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Nebu

C++ code question

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assuming i have the following:
class Pipeline
{
  list<Object>* renderlist;
  
  void Update(list<Object>* objList)
  {
     renderlist=objList;
     //do stuff..
  }
  void Print()
  {
  //iterate through list, printing info
  }
};

class Bla
{
    Pipeline* pipeline;
    Bla()
    {
      pipeline=new Pipeline();
    }
    void Render()
    {
       list<Object> myList;
       //fill list by iterating other lists and inserting
       pipeline->Update(&myList);
    }     
}

int main()
{
   Bla* bob = new Bla();
   bob.Render();
   bob.Print();
}

why would renderList not point on &myList, resulting in crash on iteration? Thanks, gn.

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That piece of code is... all kinds of weird. For starters, bob doesn't even have a Print method, I assume you wanted to write
bob.pipeline->Print()


Your immediate problem is that you are storing the address of a variable that goes out of scope:


void Render()
{
list<Object> myList; // create myList on the stack
//fill list by iterating other lists and inserting
pipeline->Update(&myList); // pass address of myList which gets stored
} // OOPS! myList just went out of scope, there could be anything at its address



That being said, it seems like you're overcomplicating things, maybe you could tell us what you're trying to do (instead of an out of context artificial example) .

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The problem is you're supplying a pointer to a stack variable.


void Render()
{
list<Object> myList; /* THIS GUY IS ON THE STACK */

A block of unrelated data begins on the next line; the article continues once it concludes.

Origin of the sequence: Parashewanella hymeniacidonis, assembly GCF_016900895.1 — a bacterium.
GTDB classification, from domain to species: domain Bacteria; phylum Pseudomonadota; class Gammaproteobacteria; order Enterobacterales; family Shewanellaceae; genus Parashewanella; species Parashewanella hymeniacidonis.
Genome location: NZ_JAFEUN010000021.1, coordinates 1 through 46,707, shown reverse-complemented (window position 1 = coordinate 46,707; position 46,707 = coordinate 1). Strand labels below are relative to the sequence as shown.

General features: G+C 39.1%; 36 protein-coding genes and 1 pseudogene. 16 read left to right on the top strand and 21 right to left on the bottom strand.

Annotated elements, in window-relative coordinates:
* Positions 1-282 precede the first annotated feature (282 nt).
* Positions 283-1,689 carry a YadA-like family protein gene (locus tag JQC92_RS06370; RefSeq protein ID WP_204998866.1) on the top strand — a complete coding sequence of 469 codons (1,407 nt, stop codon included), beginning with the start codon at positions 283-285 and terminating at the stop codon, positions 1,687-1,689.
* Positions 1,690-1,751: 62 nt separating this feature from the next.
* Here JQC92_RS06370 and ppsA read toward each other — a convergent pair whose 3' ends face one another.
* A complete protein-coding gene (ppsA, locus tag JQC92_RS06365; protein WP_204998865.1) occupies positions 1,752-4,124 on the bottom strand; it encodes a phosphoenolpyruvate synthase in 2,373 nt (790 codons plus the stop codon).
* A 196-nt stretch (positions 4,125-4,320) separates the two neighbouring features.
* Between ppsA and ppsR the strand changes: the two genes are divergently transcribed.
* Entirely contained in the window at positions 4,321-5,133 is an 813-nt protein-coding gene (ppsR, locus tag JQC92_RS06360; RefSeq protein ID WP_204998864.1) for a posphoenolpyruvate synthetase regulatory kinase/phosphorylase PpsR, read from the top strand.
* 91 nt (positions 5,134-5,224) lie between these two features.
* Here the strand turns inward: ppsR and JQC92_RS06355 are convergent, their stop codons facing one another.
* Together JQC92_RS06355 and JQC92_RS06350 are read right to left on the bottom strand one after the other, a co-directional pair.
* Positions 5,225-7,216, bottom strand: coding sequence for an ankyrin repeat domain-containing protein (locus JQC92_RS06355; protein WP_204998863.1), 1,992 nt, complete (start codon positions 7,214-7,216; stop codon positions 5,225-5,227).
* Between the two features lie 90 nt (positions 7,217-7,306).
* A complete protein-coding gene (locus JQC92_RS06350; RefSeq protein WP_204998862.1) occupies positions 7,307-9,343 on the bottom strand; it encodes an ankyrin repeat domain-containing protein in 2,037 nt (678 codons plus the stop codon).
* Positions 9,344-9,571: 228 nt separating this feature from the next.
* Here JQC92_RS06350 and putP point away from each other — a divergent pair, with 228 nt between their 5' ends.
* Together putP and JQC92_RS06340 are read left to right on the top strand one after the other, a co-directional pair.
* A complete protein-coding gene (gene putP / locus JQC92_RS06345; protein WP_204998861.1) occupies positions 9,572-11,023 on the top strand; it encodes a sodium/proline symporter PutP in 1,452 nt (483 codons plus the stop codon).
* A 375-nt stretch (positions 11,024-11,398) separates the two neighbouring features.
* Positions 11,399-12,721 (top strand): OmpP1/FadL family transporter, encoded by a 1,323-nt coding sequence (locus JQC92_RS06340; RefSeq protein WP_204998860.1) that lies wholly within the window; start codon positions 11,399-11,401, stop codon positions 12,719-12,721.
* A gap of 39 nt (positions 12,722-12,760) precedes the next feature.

//fill list by iterating other lists and inserting
pipeline->Update(&myList); /* HERE YOU SUPPLY A POINTER TO A STACK VARIABLE */
}



When the above function terminates, myList is destroyed. Anything that refers to it after Render() terminates is going to blow up.

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thanks for the replies, sorry for posting at the wrong place and for code mistakes, I was really tired.
back to the topic, so how do I create a function which would be capable creating a list not on the stack and transfer it?
I'd also appreciate if someone could refer me to an article which covers up things like stack,heap that a programmer should be aware of.

Thanks in advance.

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Quote:
Original post by Nebu
how do I create a function which would be capable creating a list not on the stack and transfer it?


It might be simpler to provide a list to the function, and have the function populate the list instead.


// Note that the list is passed by non-const reference so that
// the function can change it
void func1(list<Object*> &objectList) {
// Add objects to list
}

void func2() {
list<Object*> objectList;
func1(objectList);
// Do something with objectList
}

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Quote:
Original post by Nebu
thanks for the replies, sorry for posting at the wrong place and for code mistakes, I was really tired.